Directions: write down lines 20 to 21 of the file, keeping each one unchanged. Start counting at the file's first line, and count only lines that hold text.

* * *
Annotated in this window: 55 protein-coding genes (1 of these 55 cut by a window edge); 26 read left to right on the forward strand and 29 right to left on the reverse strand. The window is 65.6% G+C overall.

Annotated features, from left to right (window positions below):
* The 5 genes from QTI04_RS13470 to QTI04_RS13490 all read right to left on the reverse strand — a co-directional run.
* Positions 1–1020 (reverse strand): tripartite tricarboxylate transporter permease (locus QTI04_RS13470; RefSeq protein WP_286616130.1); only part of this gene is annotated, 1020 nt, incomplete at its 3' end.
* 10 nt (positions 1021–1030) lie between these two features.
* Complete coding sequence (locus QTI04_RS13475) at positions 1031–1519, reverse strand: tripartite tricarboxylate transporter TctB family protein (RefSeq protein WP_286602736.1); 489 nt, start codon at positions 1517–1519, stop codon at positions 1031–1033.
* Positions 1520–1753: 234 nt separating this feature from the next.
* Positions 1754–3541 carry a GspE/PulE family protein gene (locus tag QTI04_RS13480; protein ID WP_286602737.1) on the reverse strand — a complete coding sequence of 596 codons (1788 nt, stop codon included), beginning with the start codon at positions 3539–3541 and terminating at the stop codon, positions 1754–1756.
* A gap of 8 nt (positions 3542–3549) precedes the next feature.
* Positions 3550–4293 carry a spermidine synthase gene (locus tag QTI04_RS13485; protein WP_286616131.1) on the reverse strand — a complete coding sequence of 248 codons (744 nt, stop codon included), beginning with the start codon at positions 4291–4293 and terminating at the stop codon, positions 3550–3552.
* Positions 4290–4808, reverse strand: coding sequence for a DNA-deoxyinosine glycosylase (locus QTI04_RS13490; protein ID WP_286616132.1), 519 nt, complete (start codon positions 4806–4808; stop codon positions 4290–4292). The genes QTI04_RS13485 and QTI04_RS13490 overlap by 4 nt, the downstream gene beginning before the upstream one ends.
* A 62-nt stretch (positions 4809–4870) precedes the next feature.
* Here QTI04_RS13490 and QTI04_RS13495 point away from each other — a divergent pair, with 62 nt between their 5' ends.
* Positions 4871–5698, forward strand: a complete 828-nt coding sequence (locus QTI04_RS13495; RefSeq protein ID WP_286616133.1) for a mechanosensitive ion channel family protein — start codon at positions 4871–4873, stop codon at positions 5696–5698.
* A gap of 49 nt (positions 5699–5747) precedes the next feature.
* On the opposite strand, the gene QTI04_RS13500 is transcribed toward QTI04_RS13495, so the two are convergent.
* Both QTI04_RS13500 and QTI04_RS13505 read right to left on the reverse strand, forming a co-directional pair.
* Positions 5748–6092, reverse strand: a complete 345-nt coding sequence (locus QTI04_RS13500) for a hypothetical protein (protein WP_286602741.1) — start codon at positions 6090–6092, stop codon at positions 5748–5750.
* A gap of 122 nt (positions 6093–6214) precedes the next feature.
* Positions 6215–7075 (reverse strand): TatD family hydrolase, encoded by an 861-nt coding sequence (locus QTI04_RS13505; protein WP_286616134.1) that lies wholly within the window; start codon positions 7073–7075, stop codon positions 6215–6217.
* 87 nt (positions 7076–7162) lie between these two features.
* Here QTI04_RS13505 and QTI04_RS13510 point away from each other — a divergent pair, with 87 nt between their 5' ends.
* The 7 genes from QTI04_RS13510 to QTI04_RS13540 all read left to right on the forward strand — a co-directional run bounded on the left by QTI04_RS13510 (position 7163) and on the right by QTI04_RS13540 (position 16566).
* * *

* Positions 6215–7075 (reverse strand): TatD family hydrolase, encoded by an 861-nt coding sequence (locus QTI04_RS13505; protein WP_286616134.1) that lies wholly within the window; start codon positions 7073–7075, stop codon positions 6215–6217.
* 87 nt (positions 7076–7162) lie between these two features.